On international Museum’s night at May 20, 2017, The Art Museum RIGA BOURSE and the Embassy of Spanish Kingdom in Riga invite you to the Night of Spanish Cinema with Louis Bunuel.
Luis Buñuel Portolés (1900 - 1983) was a Spanish filmmaker who is known as one of the most influential surrealism movie directors. Buñuel was born in Calanda, a small town in the province of Teruel, in the Aragon region of Spain. He attended the University of Madrid, and during this time developed a very close relationship with painter Salvador Dalí and poet Federico García Lorca. In 1925 Buñuel moved to Paris, where he began work as an assistant of movie director. During his career he has worked in Span, Mexico and USA and directed silent and sound movies for half of the century. His work spans tan array of genres, including experimental film, documentary, musical, comedy, romance, costume dramas and fantasy. Despite this variety, a Buñuel film is so distinctive as to be instantly recognizable.
On the International Museum’s Night we invite you to three Buñuel movies: An Andalusian Dog (Un Chien Andalou, 1929), Land without Bread (Las Hurdes: Tierra Sin Pan, 1929) and Simon of the Dessert (Simón del desierto, 1965).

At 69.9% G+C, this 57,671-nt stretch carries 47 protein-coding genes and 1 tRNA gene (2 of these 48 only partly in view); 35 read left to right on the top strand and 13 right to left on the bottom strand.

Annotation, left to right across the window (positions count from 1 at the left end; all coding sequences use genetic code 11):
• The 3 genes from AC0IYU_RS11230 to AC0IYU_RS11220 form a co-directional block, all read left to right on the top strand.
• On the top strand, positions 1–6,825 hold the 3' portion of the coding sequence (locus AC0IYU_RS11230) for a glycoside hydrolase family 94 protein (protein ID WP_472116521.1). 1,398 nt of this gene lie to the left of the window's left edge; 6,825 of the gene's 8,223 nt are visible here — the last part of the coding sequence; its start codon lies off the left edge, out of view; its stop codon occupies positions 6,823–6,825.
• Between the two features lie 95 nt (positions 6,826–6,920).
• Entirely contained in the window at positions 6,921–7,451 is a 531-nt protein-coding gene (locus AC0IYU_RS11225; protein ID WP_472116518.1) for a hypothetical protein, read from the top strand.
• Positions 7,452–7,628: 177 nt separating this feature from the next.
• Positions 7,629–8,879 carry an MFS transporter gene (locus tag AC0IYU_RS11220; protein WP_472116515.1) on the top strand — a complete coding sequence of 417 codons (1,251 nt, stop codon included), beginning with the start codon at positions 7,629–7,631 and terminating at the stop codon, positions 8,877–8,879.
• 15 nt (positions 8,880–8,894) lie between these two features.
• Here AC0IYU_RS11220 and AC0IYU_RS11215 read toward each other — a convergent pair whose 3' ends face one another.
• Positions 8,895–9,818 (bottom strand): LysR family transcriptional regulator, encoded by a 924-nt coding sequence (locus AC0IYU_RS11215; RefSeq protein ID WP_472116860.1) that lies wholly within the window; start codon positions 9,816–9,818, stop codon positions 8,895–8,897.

An Andalusian Dog was Buñuel's first film that was created together with Spanish surrealism painter Salvador Dali. The silent film was initially released in 1929 with a limited showing at Studio des Ursulines in Paris, but became popular and ran for eight months. An Andalusian Dog has no plot in the conventional sense of the word. It uses dream logic in narrative flow that can be described in terms of then-popular Freudian free association, presenting a series of tenuously related scenes.
The Land without Bread (1933) is a documentary that focuses on the Las Hurdes region of Spain, the mountainous area around the town of La Alberca, and the intense poverty of its occupants, who were so backwards and isolated that bread was unknown. Buñuel, who made the film after reading the ethnographic study Las Jurdes: étude de géographie humaine (1927) by Maurice Legendre, took a Surrealist approach to the notion of the anthropological expedition. The film was originally silent, though Buñuel himself narrated when it was first shown. On Museum’s Night we will watch the movie with live piano performance in the background.
Simon of the Desert is a 1965 film that is loosely based on the story of the ascetic 5th-century Syrian saint Simeon Stylites, who lived for 39 years on top of a column. Despite his seclusion Simón meets a number of regular characters – a handsome priest whom he condemns on grounds of vanity, a dwarf herder, and his mother, who comes to live close to him but remains neglected of his attention. Several times he is visited by Satan himself.
On Museum’s Night we will show the movies free of charge. Silent films An Andalusian Dog and The Land without Bread will have an accompaniment by talented piano player Uģis Krišjānis thus bringing to live the tradition to watch movies with live performance of piano that was well known in beginning of 20th Century. The Simon of the Dessert will be in Spanish with Latvian Subtitles.